“If you go to a hotel for a honeymoon package it’s typically flowers for the lady and something for the gentlemen and the staff walk in and they're like, ‘Oh God, this is awkward,’” he shares with a laugh. “The hotels love it when we call up and we're like, ‘Okay, there's going to be a gay couple coming. Do not be coming in with flowers and a gift for a guy, it’s not going to work.’ We'll even make sure that bathrobes are the right size because there's always a tiny one for a lady and a massive one for a guy. We take care of all of that.”
Of course, solo adventurers haven’t been left behind in this LGBTQIA+ travel revolution. “We actually limit our group sizes,” Shane Bingham, director of operations at Detour Travel, a company that specializes in gay tours and group travel, says. While the company allows about 15 people per trip, it actively asks that groups of friends break apart, so they can come and make new lifelong buddies on epic trips around the globe.
“You’ve got every kind of personality coming,” he says of their clientele. “You've got the ones that are so adventurous and are like, ‘I want to go bungee jumping and I want to do rafting and I want to do everything else.’ And then you've got the other guys that are like, ‘Well, I kind of just want to do a cooking class and I want to learn about the culture and history.’ And luckily, we do it all.”
When asked if there are things they have to consider for their LGBTQIA+ clients that straight-identifying and cis-gender individuals may not think about, Bingham says it’s complicated, simply because they so often choose to bring groups to destinations where they know they will feel safe. But even in those places they still ensure guests are surprised and delighted by what they find.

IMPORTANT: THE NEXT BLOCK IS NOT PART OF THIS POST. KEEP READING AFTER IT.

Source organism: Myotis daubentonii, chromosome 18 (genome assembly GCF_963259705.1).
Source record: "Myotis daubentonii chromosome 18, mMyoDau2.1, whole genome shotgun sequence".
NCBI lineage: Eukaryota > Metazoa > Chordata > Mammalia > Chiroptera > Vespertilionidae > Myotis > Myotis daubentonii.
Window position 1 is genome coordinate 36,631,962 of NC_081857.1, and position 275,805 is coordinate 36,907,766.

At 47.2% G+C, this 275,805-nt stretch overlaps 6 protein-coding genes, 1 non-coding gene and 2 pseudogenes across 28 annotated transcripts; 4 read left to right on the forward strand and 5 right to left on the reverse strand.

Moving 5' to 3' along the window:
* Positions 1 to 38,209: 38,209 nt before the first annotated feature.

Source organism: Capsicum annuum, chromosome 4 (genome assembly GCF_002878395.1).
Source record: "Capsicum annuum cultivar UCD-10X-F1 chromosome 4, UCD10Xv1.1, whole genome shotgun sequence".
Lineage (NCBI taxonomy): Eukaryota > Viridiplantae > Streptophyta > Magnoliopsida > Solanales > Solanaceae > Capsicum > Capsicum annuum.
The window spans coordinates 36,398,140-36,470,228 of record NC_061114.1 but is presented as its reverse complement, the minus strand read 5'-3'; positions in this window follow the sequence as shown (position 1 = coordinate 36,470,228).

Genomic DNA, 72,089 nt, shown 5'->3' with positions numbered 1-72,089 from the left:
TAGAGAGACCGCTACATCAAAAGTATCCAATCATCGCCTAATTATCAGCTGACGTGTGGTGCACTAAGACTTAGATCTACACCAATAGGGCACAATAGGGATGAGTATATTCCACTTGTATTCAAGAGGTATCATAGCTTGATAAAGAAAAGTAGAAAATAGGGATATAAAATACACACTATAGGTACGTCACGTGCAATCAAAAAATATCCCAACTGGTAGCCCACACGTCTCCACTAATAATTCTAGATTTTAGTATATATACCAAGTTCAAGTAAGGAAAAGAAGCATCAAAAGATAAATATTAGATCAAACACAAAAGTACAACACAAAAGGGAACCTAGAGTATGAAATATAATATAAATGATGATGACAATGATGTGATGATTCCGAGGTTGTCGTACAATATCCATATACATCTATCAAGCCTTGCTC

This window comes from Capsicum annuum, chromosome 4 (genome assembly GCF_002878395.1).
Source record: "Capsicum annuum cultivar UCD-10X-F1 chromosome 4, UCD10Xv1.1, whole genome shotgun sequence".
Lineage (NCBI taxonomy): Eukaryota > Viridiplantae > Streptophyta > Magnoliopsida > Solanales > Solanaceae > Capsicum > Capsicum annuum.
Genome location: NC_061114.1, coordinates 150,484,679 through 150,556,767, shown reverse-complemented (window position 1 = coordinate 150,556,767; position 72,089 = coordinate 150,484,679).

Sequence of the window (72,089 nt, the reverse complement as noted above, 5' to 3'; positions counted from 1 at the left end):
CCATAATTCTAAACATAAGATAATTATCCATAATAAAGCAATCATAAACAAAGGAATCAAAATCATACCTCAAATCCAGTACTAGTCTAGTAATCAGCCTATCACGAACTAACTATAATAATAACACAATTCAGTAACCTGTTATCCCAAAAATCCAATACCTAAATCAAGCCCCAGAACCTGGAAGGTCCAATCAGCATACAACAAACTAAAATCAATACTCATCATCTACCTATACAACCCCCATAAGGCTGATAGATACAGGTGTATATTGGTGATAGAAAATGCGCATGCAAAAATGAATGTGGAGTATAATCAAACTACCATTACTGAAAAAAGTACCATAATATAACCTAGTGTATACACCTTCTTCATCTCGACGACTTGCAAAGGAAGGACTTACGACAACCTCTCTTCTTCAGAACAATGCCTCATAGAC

“When we go to Greece, of course, we're going to go to Mykonos, because it's the gay mecca of that part of the world,” he says. “So we go into these famous gay bars that these guys have known about. We'll go to drag shows in the evening and we'll go to a gay beach. But then, we'll also go to Delos where we have this awesome local guide take us around and our minds are just blown by the history dating back centuries.”
However, he notes, the company is starting to dabble in new locations that are in high demand, like Egypt. “When we go, we're staying in a little bit more Western-friendly hotels,” he says, adding in places like this “we need to be really mindful and respectful of local culture. So it'll be interesting how that plays out, but the demand has been astronomical.”
Perhaps most importantly, Bingham says, trips like Egypt are starting to broaden the company’s audience because “we're not going to just gay destinations. We're going to places that people who just happen to be gay, want to travel to.”
Looking for more LGBTQIA+ tour operators and hotels? Check out a few options below. Out Adventures: The Canada-based company offers small group luxury tours for gay travelers. Guests can choose existing trips or build their own private adventure.
Olivia Travel: Olivia Travel focuses on women-only trips for those in the LGBTQIA+ community. It offers full-charter vacations, including cruises.
R Family Vacations: R Vacations is the place to go if you’re looking for both an LGBTQIA- and family-friendly getaway. However, the company does note “Kids are welcome on most vacations but they are not a requirement.”
Source Events: As the company states, not just a travel company, it’s an "Experience Company.”
Toto Tours: The company has served the gay community since 1990, all in an effort to help clients “explore the wonders of the world in comfort and safety while having the time of our lives.”